Vernon Frazer

Vernon Frazer defies ready classification, regardless of idiom. From poetry to fiction to multimedia and points in between, his creative work bursts with energy, humor and exploration. Frazer has written more than thirty books of poetry, three novels, and a short story collection. His poetry, fiction, and nonfiction have appeared in Aught, Big Bridge, First Intensity, Jack Magazine, Lost and Found Times, Moria, Miami SunPost, Muse Apprentice Guild, Sidereality, Xstream, and many other literary magazines. He introduced IMPROVISATIONS, his magnum opus of visual-textual poetry, at The Poetry Project at St. Mark’s Church in Manhattan. Working in jazz poetry, Frazer performed his poetry and music with the late saxophonist Thomas Chapin, the Vernon Frazer Poetry Band, and as a solo poet-bassist. His jazz poetry recordings and multimedia appear on YouTube.

Vernon FrazerFrazer began writing soon after he learned to read. At fifteen, isolated by a crippling stutter, Jack Kerouac’s The Dharma Bums inspired him to make writing his life’s work; writing would enable him to communicate all that his speech obstruction prevented. While Charles Olson’s Maximus Poems introduced him to modern poetry, William Burroughs’ Naked Lunch influenced Frazer’s approach to writing fiction and introduced him to literary techniques that he would use in several genres over his career. A trumpeter in fifth grade, Frazer discovered a deep affinity with jazz about six months after he began writing seriously. At seventeen, a chance encounter at a jam session introduced him to the bass violin, a second love that has assumed varying degrees of importance in his life and work. 

While earning a B.A. from the University of Connecticut, Frazer studied fiction with Rex Warner, poetry with James Scully and bass violin with Bertram Turetzky, who also introduced him to the avant-garde music and literature of the 1960s. Frazer briefly attended graduate school at Simon Fraser University.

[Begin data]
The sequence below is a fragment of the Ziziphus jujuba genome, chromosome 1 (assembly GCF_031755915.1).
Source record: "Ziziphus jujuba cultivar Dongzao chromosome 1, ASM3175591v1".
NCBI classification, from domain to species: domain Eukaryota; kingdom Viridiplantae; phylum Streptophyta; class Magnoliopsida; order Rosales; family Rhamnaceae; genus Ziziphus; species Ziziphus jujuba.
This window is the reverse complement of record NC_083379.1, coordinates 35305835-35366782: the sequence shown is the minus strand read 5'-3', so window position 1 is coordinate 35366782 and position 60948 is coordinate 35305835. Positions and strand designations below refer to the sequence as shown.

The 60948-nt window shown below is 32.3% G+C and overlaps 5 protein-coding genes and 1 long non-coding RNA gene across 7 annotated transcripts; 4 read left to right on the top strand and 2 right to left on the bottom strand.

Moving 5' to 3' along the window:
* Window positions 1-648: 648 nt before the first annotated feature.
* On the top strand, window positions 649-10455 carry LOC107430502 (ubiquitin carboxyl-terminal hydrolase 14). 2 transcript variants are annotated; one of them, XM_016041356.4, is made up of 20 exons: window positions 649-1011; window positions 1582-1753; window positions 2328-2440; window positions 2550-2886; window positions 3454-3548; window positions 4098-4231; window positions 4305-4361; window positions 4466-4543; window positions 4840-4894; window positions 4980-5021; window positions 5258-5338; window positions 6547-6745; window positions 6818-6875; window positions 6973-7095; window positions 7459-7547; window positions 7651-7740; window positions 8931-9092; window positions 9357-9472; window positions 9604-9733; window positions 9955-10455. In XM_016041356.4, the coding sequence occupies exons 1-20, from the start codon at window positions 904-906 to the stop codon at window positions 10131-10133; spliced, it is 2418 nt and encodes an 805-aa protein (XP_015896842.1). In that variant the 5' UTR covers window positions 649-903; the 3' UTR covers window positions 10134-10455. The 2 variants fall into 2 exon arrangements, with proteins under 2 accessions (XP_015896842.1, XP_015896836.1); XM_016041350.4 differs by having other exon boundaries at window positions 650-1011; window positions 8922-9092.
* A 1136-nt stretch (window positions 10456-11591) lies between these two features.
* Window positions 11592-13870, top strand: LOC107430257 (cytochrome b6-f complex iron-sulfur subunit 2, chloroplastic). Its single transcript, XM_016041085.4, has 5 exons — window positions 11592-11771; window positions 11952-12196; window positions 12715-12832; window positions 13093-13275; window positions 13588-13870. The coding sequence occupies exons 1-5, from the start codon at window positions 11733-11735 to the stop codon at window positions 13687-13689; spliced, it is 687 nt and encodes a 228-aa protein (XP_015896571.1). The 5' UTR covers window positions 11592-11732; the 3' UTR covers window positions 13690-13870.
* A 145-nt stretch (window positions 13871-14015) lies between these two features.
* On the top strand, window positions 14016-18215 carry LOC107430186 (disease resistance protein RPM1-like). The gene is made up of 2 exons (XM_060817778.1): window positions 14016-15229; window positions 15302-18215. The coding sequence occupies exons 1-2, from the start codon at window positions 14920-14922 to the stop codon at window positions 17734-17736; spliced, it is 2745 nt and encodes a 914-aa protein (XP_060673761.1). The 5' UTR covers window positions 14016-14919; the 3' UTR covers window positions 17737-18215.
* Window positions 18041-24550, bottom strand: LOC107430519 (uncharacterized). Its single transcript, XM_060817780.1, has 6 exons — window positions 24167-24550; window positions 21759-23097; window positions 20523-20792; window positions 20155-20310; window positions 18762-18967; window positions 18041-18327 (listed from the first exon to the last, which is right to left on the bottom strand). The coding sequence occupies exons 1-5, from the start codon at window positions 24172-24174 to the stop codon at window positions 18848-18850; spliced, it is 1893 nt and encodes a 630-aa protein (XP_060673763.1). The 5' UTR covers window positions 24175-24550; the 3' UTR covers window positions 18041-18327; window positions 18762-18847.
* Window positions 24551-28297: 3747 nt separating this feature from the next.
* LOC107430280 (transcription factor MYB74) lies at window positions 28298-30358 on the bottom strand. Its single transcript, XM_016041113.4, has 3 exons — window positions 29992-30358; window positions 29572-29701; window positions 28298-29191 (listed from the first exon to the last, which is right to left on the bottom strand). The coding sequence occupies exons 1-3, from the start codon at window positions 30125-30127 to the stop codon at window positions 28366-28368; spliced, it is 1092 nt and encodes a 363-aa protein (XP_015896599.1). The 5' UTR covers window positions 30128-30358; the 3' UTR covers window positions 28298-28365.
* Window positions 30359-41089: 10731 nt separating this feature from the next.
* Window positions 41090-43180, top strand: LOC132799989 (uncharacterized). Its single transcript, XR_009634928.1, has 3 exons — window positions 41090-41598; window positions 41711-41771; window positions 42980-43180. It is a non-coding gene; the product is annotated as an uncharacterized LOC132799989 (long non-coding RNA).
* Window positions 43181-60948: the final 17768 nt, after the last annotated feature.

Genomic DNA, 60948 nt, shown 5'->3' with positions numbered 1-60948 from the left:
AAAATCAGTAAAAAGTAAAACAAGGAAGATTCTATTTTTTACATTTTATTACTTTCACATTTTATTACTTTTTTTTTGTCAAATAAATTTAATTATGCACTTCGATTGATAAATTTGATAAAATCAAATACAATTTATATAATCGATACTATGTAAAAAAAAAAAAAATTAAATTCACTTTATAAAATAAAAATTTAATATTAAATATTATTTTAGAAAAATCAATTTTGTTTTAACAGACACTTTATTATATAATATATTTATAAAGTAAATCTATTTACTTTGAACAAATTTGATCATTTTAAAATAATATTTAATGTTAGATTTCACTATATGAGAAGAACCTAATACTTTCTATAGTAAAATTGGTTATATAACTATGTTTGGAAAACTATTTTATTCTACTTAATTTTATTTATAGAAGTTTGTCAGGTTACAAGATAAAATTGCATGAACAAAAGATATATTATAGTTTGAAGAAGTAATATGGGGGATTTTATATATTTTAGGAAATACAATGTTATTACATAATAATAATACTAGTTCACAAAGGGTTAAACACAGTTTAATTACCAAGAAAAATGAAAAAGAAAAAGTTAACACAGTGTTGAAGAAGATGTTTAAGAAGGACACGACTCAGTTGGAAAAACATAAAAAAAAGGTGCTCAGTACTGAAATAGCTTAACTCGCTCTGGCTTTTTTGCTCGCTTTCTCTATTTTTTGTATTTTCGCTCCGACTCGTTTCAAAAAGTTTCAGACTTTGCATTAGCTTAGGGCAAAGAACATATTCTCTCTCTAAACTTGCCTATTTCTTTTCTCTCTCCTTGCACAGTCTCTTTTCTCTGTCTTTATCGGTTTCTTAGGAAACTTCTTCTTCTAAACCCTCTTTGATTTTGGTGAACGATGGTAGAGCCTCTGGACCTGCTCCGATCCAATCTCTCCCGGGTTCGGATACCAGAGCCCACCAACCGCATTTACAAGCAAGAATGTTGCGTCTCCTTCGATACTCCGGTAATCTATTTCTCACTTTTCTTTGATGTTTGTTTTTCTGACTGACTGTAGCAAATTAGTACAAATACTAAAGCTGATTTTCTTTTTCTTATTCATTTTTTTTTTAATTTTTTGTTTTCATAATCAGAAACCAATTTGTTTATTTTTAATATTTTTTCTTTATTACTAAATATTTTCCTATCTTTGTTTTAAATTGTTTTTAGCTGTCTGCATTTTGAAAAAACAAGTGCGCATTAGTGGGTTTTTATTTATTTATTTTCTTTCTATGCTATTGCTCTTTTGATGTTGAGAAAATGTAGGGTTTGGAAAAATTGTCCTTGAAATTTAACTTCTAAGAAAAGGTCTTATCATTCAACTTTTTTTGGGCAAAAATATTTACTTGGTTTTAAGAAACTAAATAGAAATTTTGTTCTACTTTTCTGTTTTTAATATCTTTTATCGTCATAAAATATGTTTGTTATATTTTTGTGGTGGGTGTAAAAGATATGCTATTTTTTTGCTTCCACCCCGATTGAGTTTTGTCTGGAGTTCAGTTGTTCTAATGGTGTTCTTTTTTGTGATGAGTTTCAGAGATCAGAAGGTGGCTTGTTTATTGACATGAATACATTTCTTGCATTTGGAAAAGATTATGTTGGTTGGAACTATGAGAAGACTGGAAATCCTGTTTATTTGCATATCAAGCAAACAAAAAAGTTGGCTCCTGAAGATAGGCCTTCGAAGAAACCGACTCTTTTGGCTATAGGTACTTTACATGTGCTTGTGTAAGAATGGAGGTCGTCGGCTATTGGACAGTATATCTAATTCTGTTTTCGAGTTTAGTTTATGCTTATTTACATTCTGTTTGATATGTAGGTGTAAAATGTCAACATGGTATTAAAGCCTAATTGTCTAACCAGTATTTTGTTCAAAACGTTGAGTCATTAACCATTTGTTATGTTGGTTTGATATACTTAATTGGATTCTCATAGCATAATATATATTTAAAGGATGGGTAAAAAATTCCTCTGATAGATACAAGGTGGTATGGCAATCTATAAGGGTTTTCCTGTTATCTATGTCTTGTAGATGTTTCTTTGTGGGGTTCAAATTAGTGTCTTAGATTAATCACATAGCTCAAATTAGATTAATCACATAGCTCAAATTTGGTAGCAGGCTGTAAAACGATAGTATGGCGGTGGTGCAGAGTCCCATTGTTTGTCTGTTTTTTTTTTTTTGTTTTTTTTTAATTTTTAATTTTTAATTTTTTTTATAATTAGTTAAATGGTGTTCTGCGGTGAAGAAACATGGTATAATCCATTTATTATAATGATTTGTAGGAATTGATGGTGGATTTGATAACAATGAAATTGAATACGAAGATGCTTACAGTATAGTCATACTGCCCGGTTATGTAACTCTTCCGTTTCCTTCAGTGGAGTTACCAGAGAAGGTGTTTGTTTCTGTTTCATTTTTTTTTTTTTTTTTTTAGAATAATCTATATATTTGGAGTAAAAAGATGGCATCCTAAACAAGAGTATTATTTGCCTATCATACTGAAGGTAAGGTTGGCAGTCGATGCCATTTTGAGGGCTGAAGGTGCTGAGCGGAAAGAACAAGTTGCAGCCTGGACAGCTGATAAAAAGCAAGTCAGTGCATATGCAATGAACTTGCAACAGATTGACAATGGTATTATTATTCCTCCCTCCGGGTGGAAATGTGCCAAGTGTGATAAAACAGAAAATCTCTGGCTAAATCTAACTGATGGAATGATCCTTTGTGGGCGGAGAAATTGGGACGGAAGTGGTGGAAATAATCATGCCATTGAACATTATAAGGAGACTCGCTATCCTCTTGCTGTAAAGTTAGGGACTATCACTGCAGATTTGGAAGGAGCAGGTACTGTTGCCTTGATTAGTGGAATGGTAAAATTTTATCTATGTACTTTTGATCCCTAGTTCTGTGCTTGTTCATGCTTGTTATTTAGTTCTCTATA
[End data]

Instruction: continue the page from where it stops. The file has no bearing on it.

After dropping out of graduate school, Frazer experienced writer’s block and joined a jazz workshop in Hartford, where he played and practiced—casually, at first. A 1971 recurrence of Hodgkin’s Lymphoma, which he first contracted in 1969, drove him to dedicate himself to playing jazz more proficiently. In the Barbour Street Jazz Workshop, Emery Smith, the workshop’s founder, taught him the amount of time and depth of commitment needed to develop a talent fully. Frazer also studied with pianist Ran Blake at the New England Conservatory.

Facing the dearth of performing opportunities for local jazz in a Rock-dominated era, Frazer returned to writing, initially as a jazz critic for All About, a Hartford arts paper. Several months later, Frazer returned to writing fiction, while moving his jazz journalism to CODA: the Canadian Jazz Magazine. He wrote novels, plays, and short stories, many of them unpublished. His writing for Coda evolved into a column that covered jazz events in Connecticut and Western Massachusetts until 1988.